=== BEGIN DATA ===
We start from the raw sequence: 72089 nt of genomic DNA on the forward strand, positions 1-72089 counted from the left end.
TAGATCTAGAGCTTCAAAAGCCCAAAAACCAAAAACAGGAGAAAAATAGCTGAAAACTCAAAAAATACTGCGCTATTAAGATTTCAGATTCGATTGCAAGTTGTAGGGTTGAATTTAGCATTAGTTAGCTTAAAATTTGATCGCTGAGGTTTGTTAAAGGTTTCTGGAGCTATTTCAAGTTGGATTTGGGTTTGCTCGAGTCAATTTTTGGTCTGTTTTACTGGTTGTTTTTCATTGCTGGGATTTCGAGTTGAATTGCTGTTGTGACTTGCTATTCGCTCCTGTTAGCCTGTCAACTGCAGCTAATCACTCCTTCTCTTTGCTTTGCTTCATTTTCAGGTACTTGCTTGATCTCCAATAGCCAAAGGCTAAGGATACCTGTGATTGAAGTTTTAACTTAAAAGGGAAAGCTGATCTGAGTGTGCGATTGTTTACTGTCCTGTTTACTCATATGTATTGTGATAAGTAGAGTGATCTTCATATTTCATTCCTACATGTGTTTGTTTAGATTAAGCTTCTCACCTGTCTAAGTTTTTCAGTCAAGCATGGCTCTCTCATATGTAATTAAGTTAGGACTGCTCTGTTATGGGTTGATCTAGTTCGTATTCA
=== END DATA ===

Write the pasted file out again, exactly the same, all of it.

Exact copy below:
We start from the raw sequence: 72089 nt of genomic DNA on the forward strand, positions 1-72089 counted from the left end.
TAGATCTAGAGCTTCAAAAGCCCAAAAACCAAAAACAGGAGAAAAATAGCTGAAAACTCAAAAAATACTGCGCTATTAAGATTTCAGATTCGATTGCAAGTTGTAGGGTTGAATTTAGCATTAGTTAGCTTAAAATTTGATCGCTGAGGTTTGTTAAAGGTTTCTGGAGCTATTTCAAGTTGGATTTGGGTTTGCTCGAGTCAATTTTTGGTCTGTTTTACTGGTTGTTTTTCATTGCTGGGATTTCGAGTTGAATTGCTGTTGTGACTTGCTATTCGCTCCTGTTAGCCTGTCAACTGCAGCTAATCACTCCTTCTCTTTGCTTTGCTTCATTTTCAGGTACTTGCTTGATCTCCAATAGCCAAAGGCTAAGGATACCTGTGATTGAAGTTTTAACTTAAAAGGGAAAGCTGATCTGAGTGTGCGATTGTTTACTGTCCTGTTTACTCATATGTATTGTGATAAGTAGAGTGATCTTCATATTTCATTCCTACATGTGTTTGTTTAGATTAAGCTTCTCACCTGTCTAAGTTTTTCAGTCAAGCATGGCTCTCTCATATGTAATTAAGTTAGGACTGCTCTGTTATGGGTTGATCTAGTTCGTATTCA